Denmark must be doing something right, because both the United Nations and the European Union oppose its plan to move its asylum application facilities to the African continent.
Many thanks to Hellequin GB for translating this article from the German-language service of RT:
Denmark: Asylum procedures are to be moved to the African continent
Denmark wants to transfer its asylum obligations to a third country. Tunisia, Ethiopia, Egypt and Rwanda are eligible. Reception centers for the Danish government are to be set up in one of the countries in order to decide on asylum procedures. The United Nations and the EU are against it.
According to the United Nations and the European Union, Denmark’s project undermines international cooperation. Amnesty International, the International Red Cross and the international NGO “Save the Children” also strongly criticize Denmark’s plan to decide on refugees’ asylum applications to Denmark on the African continent.
The Danish government argues that this will foil the criminal networks of smugglers, and asylum seekers will be spared the life-threatening journey to Europe by sea.
In April the Danish Minister for Immigration and Integration, Mattias Tesfaye, traveled to Rwanda. However, no concrete negotiations resulted from this, and no consensus could be found on the establishment of an asylum center:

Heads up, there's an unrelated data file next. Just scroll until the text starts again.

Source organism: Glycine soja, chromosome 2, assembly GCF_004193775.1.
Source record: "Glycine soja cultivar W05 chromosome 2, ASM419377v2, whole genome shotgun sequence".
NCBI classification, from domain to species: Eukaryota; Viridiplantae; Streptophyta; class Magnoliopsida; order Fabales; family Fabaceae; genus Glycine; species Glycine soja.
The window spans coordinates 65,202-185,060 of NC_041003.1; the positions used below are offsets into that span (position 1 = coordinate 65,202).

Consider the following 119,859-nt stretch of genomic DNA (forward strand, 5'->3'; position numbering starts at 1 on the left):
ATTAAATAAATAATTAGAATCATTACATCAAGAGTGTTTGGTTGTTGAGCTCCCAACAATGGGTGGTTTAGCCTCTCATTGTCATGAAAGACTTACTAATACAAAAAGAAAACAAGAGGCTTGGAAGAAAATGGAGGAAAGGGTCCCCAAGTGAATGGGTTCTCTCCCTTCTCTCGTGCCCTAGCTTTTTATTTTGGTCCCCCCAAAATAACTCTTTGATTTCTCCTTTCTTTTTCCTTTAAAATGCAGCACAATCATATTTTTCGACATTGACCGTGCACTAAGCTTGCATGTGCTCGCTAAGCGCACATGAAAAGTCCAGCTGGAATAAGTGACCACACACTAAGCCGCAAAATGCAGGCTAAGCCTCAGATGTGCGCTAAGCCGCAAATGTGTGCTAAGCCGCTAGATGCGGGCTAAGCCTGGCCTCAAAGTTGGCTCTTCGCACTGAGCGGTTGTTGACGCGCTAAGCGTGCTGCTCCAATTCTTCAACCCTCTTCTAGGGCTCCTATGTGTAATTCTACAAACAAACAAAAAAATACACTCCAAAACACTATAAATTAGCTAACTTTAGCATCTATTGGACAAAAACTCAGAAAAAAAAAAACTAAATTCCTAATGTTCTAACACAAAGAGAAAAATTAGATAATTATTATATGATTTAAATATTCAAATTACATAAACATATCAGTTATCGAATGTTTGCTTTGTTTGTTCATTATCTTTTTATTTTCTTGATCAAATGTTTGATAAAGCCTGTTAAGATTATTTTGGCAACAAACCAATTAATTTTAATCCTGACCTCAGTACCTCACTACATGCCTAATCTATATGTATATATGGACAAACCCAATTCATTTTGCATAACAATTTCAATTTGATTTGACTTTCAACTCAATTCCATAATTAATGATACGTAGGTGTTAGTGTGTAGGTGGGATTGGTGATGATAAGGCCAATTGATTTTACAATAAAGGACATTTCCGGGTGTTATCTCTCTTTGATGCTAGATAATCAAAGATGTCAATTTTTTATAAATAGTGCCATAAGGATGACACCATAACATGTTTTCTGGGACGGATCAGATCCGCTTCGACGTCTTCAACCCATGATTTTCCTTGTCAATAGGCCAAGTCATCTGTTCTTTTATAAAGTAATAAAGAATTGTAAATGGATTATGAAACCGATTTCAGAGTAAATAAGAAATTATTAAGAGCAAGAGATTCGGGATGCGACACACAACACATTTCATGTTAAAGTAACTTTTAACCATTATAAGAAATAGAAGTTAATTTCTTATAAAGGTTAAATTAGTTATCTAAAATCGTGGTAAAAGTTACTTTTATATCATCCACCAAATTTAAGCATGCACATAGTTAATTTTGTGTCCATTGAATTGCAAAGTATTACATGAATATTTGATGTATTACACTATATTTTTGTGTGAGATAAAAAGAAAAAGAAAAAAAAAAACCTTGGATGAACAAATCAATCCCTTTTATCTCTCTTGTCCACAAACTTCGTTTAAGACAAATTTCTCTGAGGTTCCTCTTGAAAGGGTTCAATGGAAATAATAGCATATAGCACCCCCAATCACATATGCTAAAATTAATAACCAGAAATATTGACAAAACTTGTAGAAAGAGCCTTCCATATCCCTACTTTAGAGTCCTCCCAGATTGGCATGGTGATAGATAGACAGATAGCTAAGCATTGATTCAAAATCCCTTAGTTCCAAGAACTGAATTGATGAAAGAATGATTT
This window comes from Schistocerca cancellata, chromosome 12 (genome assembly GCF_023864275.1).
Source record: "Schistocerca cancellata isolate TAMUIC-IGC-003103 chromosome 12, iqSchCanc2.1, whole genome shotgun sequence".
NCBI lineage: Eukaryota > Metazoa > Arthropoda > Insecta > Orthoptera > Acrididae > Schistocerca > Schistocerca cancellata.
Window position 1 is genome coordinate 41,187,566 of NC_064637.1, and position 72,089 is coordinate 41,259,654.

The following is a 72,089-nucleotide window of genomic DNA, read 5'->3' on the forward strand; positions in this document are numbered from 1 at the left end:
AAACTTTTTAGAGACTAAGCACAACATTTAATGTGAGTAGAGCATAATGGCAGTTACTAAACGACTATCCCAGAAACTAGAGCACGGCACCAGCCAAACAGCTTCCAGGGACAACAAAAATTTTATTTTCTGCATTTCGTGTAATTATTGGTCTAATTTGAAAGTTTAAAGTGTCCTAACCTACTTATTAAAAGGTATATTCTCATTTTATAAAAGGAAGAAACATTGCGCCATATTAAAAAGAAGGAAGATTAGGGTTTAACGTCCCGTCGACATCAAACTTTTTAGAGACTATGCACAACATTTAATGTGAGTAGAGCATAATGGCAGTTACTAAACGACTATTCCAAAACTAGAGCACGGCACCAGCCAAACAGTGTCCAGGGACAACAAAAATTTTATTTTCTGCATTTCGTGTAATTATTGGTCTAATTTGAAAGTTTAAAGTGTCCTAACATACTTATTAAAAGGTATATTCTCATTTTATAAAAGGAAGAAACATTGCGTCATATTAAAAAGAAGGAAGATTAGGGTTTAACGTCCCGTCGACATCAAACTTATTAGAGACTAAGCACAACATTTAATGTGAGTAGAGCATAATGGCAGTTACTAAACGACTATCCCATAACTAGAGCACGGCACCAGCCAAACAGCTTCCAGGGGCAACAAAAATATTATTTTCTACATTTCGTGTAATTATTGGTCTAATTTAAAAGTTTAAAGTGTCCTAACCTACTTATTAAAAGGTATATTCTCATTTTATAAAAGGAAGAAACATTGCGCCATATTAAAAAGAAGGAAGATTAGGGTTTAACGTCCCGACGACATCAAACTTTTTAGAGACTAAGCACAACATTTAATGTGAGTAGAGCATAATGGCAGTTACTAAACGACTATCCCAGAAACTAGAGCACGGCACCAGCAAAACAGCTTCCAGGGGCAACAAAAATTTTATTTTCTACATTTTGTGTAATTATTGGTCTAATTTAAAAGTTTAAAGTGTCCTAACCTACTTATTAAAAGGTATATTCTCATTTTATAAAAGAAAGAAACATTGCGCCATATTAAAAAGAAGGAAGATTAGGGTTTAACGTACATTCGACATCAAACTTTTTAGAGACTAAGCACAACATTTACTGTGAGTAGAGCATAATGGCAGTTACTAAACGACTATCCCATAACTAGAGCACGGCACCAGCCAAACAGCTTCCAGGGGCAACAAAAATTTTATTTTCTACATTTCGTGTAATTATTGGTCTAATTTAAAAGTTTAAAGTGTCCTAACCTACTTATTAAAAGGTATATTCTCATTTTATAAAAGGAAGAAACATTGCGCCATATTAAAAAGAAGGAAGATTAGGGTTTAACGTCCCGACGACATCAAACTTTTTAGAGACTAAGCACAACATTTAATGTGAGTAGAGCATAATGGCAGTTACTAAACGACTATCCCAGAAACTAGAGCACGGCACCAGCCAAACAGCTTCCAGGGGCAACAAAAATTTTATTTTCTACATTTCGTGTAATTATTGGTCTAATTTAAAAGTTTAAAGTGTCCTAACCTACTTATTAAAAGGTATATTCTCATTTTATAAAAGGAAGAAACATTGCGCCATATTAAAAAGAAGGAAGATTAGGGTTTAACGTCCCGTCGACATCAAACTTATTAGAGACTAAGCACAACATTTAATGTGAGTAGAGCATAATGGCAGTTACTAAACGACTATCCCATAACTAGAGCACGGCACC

“We have agreed to continue to discuss refugee and asylum policy, but also development issues, investments, green change, tourism and many other things.”
Denmark has a rigid asylum policy. For several years it has not been possible to apply for asylum in the country through Danish consulates or embassies. About the planned asylum centers, Martin Lemberg-Pedersen, a lecturer at the Center for Advanced Migration Studies at the University of Copenhagen, said:
“This would be one of the biggest changes in Danish asylum and refugee policy since 1951. That is why the United Nations High Commissioner for Refugees (UNHCR) has very clearly distanced himself from this idea and criticized it, which the EU has also done.”
The director of the Danish Institute for the Protection of Human Rights, Louise Holck, criticizes that one cannot simply export the “protection of human rights”. The bill is far too imprecise. A “legally secure asylum procedure” could no more be ensured than the non-prosecution of refugees.